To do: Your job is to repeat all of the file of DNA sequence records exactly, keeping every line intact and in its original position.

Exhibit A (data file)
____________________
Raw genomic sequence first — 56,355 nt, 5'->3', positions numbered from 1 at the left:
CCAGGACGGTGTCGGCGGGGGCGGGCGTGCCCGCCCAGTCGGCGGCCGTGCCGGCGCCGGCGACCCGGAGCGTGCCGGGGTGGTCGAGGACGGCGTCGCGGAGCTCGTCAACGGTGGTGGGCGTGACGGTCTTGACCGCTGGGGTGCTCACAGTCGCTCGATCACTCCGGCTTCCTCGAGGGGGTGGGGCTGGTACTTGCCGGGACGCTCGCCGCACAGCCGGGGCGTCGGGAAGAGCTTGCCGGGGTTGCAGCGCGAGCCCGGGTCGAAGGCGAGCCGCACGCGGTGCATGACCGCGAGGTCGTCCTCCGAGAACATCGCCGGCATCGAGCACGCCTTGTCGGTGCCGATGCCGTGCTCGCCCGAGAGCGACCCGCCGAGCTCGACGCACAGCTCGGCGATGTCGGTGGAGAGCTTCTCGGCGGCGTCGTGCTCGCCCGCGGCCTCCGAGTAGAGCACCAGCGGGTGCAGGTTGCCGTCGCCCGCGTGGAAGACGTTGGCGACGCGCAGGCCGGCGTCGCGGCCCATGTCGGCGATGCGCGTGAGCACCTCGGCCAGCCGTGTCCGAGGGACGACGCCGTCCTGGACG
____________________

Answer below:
Raw genomic sequence first — 56,355 nt, 5'->3', positions numbered from 1 at the left:
CCAGGACGGTGTCGGCGGGGGCGGGCGTGCCCGCCCAGTCGGCGGCCGTGCCGGCGCCGGCGACCCGGAGCGTGCCGGGGTGGTCGAGGACGGCGTCGCGGAGCTCGTCAACGGTGGTGGGCGTGACGGTCTTGACCGCTGGGGTGCTCACAGTCGCTCGATCACTCCGGCTTCCTCGAGGGGGTGGGGCTGGTACTTGCCGGGACGCTCGCCGCACAGCCGGGGCGTCGGGAAGAGCTTGCCGGGGTTGCAGCGCGAGCCCGGGTCGAAGGCGAGCCGCACGCGGTGCATGACCGCGAGGTCGTCCTCCGAGAACATCGCCGGCATCGAGCACGCCTTGTCGGTGCCGATGCCGTGCTCGCCCGAGAGCGACCCGCCGAGCTCGACGCACAGCTCGGCGATGTCGGTGGAGAGCTTCTCGGCGGCGTCGTGCTCGCCCGCGGCCTCCGAGTAGAGCACCAGCGGGTGCAGGTTGCCGTCGCCCGCGTGGAAGACGTTGGCGACGCGCAGGCCGGCGTCGCGGCCCATGTCGGCGATGCGCGTGAGCACCTCGGCCAGCCGTGTCCGAGGGACGACGCCGTCCTGGACG